NEWS5 January 2018

Teenagers’ future view

News Trends UK Youth

UK – Despite exam stress, mental health issues and wanting to able to vote, today’s 16 and 17 year olds mostly feel positive about their future and their main goal in life is having a job they enjoy, according to research commissioned by the National Citizen Service (NCS).

Teenagers diverse_crop

The Welcome to Our World – Life as a teen in 2017 report gives a detailed view of the thinking of today’s older teenagers covering everything from their sexuality, family and their aspirations.

For instance, 59% think the idea of people being either straight or gay is out of date, with only 63% identifying as 100% straight.

In terms of their family, 43% think their parents or guardians understand what life is life for people their age, 87% feel close to their family and 24% say their parents are the biggest role models in their lives.

Just less than half ( 44%) of teens trust their mums, compared with 6% who trust their dads – 17% trust their friends.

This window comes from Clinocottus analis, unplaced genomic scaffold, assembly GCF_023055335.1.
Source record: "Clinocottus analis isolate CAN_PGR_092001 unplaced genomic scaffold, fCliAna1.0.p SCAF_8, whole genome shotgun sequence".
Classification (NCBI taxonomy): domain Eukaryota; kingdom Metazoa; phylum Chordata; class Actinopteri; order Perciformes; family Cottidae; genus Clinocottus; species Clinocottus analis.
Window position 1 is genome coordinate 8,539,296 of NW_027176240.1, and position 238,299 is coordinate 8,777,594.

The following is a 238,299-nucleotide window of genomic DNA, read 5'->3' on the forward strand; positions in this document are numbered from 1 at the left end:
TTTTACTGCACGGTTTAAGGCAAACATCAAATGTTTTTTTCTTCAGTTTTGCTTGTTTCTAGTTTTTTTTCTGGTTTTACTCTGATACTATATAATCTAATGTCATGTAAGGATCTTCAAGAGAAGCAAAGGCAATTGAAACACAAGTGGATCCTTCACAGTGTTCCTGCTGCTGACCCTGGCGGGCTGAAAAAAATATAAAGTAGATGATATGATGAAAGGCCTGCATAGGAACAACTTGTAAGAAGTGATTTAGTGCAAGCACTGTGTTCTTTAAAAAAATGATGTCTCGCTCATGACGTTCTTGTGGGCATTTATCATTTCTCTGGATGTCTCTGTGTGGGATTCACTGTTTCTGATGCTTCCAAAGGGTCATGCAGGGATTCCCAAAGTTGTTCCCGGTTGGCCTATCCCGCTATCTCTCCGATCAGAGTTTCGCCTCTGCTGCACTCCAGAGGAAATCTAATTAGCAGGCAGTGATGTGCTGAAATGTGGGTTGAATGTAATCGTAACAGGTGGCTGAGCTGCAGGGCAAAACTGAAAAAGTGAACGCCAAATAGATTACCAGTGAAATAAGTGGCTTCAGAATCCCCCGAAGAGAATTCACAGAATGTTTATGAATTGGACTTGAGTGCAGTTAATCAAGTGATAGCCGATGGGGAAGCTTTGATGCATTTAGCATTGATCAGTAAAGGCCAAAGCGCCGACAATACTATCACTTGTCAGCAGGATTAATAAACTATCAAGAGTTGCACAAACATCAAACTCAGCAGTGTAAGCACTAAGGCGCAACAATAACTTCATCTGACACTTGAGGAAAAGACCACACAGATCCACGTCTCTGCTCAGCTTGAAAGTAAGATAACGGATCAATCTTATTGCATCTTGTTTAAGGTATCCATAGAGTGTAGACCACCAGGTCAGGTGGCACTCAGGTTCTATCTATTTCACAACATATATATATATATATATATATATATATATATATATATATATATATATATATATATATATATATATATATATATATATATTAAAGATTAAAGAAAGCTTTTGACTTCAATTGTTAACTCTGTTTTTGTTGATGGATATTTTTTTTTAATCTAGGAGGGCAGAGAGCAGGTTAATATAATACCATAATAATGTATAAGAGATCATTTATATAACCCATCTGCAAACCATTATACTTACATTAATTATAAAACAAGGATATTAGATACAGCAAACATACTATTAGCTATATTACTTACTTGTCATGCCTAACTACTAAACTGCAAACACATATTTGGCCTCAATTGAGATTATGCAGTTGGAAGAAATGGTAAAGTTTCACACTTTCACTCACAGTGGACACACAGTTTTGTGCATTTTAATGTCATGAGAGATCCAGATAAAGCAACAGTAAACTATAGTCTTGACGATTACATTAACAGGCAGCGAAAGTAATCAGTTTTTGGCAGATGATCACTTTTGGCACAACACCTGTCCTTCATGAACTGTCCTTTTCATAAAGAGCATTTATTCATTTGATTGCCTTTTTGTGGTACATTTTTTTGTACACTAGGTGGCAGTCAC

Although there is greater awareness of mental health issues than for previous generations, it is still a significant problem for today’s teenagers. More than a third ( 37%) have experienced a mental health problem with girls ( 47%) suffering more than boys ( 27%).

Teenagers appear to live less of a virtual life than we might think. More than three quarters ( 77%) talk in person with their friends at least once a day. Snapchat is the second most popular form of communication.

And in terms of the freedom they covet, the top three things are: being able to learn to drive; having their own bank account; and voting in an election.

ICM Unlimited carried out the research which involved a year’s worth of polls every other month among 1,000 nationally representative 16 and 17 year olds. The surveys covered topics including friendship, rebellion and stress and were carried out between August 2016 and June 2017.

To give teenagers a voice, ICM developed a participatory research method which involved a small team of teen consultants to help them shape each questionnaire. The consultants were paid London Living Wage and developed skills to put on their CV.

Every other month, ICM also surveyed 2,000 nationally representative adults ( 18+) and this data meant NCS could compare the views of teenagers and adults.